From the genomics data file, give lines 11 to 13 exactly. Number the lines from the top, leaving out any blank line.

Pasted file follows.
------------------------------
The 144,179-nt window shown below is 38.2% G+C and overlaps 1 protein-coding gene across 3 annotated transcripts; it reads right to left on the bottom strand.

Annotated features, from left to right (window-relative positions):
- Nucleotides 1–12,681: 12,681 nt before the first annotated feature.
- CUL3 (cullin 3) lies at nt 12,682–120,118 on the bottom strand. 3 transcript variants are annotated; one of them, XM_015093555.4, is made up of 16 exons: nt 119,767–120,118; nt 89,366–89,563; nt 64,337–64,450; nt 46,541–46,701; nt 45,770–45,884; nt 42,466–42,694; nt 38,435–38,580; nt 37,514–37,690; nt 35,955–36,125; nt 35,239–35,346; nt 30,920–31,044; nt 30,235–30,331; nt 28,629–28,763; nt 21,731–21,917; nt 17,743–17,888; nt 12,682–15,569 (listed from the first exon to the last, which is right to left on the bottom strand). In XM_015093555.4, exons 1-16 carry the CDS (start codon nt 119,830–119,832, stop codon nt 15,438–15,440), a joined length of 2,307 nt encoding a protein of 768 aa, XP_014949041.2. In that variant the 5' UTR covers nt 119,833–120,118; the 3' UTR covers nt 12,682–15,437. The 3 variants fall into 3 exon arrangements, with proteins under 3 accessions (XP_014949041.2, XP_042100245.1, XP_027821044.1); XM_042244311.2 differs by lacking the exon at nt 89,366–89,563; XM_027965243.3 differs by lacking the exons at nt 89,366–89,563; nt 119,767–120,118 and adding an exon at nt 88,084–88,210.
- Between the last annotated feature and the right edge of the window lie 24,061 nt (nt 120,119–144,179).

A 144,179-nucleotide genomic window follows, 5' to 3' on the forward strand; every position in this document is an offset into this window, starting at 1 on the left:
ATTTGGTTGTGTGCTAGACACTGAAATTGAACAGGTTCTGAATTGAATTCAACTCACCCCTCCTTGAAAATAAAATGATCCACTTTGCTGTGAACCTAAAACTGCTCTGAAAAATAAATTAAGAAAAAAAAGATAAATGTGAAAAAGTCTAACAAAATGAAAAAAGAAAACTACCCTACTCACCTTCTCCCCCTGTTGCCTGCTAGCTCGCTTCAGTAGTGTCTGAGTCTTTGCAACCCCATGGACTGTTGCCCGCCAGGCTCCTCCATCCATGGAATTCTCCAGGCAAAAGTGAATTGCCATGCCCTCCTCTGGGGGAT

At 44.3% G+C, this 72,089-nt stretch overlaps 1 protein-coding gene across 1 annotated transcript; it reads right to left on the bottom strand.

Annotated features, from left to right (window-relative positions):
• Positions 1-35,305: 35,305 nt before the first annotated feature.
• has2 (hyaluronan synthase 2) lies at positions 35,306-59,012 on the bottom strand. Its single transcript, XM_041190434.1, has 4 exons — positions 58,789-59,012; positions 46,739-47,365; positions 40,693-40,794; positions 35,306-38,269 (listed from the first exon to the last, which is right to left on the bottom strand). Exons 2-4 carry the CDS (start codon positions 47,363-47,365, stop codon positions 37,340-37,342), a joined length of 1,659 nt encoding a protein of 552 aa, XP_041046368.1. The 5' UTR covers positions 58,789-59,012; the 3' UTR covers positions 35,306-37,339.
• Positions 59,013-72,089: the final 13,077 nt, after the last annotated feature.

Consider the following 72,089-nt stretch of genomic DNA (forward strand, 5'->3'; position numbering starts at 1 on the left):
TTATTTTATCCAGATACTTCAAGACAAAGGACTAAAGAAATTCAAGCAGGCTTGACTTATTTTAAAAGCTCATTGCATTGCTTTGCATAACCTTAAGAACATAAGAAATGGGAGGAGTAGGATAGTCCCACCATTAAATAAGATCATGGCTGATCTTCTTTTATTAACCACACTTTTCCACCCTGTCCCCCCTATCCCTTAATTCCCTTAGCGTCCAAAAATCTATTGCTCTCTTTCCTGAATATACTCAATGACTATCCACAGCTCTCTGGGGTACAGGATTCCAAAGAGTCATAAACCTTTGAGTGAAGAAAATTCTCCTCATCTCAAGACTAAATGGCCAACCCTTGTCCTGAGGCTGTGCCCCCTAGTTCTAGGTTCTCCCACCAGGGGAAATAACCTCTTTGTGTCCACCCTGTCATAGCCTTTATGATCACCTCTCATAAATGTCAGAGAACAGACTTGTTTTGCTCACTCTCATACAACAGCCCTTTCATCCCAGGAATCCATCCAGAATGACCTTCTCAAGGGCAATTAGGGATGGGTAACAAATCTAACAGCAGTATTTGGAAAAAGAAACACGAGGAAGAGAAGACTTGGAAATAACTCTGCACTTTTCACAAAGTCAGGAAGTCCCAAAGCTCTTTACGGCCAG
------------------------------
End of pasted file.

• has2 (hyaluronan synthase 2) lies at positions 35,306-59,012 on the bottom strand. Its single transcript, XM_041190434.1, has 4 exons — positions 58,789-59,012; positions 46,739-47,365; positions 40,693-40,794; positions 35,306-38,269 (listed from the first exon to the last, which is right to left on the bottom strand). Exons 2-4 carry the CDS (start codon positions 47,363-47,365, stop codon positions 37,340-37,342), a joined length of 1,659 nt encoding a protein of 552 aa, XP_041046368.1. The 5' UTR covers positions 58,789-59,012; the 3' UTR covers positions 35,306-37,339.
• Positions 59,013-72,089: the final 13,077 nt, after the last annotated feature.

Consider the following 72,089-nt stretch of genomic DNA (forward strand, 5'->3'; position numbering starts at 1 on the left):